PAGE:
R-rate reaches 1 in UK – what does this mean? | UK | News (Reports)


The all-important R rate for coronavirus is now over one in all four UK nations, according to a new study. The reproduction number is 1.3 in England, 1.2 in Scotland and Wales, and 1.1 in Northern Ireland based on unofficial data from a Government-funded app in which users self-report COVID-19 symptoms.

The study’s latest prevalence figures estimate that 35,248 people currently have coronavirus and are symptomatic – a rise of over 10,000 cases since last week.

The figure last week was 22,040.

It also suggests the UK averaged 3,610 new cases every day in the two weeks leading up to September 6 – this is a significant increase from 1,974 only a week ago.

Incidence rates are currently higher in the North of England, the Midlands and Northern Ireland, while the South West and the East of England have the lowest levels, according to the data.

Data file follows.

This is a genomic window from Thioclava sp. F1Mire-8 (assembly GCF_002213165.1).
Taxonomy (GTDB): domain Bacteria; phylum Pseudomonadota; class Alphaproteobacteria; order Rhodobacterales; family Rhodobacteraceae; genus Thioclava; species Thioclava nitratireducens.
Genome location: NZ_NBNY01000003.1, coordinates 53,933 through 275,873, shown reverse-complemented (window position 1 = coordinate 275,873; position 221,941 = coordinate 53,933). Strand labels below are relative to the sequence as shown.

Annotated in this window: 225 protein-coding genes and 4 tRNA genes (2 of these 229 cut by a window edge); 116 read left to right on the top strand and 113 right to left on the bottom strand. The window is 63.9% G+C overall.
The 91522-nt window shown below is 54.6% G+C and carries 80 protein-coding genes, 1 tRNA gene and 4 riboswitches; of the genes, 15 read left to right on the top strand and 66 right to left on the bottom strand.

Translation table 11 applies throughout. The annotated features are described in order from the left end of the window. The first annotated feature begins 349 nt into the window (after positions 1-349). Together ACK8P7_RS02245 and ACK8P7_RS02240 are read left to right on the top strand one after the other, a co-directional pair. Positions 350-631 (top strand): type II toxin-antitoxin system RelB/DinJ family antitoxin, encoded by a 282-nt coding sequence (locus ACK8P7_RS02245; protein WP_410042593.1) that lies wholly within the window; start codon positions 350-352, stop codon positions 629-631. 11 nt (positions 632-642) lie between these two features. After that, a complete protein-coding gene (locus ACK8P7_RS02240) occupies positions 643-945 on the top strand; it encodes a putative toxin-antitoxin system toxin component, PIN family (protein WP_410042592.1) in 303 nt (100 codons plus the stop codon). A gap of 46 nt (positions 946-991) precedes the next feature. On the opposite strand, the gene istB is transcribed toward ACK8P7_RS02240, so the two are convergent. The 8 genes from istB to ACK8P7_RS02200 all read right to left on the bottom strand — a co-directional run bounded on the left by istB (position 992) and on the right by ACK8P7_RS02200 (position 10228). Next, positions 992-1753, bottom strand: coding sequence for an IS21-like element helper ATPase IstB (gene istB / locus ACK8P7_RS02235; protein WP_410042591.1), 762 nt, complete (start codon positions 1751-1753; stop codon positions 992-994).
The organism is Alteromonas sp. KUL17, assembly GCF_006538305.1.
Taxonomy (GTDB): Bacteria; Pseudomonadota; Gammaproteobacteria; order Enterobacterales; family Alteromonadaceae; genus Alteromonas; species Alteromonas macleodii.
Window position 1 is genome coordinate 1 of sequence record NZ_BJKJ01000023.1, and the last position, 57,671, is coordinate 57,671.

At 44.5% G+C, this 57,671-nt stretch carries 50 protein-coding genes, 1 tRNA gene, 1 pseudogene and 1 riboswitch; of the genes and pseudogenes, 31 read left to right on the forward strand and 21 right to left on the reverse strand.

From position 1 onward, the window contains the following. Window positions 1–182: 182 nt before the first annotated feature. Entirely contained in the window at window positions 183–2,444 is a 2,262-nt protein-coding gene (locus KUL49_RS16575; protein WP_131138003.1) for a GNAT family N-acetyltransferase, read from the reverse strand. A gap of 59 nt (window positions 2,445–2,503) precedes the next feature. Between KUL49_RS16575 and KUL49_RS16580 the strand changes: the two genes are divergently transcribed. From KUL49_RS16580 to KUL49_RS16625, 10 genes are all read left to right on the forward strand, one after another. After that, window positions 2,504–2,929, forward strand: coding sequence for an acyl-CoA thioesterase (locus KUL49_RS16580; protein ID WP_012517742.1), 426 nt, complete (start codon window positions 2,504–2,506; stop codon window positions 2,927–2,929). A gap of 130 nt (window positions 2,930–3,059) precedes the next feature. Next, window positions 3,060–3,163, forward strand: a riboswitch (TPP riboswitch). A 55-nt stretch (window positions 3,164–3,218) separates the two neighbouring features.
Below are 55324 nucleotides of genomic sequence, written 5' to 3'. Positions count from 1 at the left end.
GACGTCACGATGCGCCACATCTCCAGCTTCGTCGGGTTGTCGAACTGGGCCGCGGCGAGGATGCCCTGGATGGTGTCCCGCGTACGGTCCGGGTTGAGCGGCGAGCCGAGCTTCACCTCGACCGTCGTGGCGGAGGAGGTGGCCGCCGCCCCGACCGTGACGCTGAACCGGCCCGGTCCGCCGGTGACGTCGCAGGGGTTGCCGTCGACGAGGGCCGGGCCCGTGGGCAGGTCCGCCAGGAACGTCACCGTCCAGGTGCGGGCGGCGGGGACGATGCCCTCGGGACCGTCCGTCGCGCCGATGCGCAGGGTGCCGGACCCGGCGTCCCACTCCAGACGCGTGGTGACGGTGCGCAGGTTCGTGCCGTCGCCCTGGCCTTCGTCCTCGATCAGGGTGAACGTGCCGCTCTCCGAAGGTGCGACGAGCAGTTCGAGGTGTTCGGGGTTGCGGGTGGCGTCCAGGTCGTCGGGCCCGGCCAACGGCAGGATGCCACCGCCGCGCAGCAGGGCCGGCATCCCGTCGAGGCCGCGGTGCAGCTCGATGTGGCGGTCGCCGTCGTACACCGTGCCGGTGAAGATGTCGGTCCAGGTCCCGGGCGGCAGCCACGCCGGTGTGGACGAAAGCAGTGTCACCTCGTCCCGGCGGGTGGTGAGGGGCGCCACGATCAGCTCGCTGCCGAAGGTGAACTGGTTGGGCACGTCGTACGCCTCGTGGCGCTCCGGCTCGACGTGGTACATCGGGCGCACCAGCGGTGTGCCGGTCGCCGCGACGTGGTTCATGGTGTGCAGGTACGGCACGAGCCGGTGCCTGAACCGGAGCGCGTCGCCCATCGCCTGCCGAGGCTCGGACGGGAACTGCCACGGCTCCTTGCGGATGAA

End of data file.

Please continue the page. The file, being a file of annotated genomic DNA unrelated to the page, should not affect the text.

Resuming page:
What is R value?

R0, or R naught, refers to the average number of people that one sick person goes on to infect in a group that has no immunity.

Scientists use it to predict how far and how fast a disease will spread, and the number can also inform policy decisions about how to contain an outbreak.

A given pathogen’s R value changes with place and time and is dependent upon cirumstances – for example, the national lockdown earlier this year caused the R rate to drop.

What does a R of more than 1 mean?

A R rate of more than one means the virus is spreading exponentially within the community.

An R value of one means the average person who gets that disease will transmit it to one other person; in that case, the disease is spreading at a stable rate.

An R of more than one means the disease spreads exponentially – so for example, if the R rate is 2, this means for each one person with the disease, two more people will become infected.



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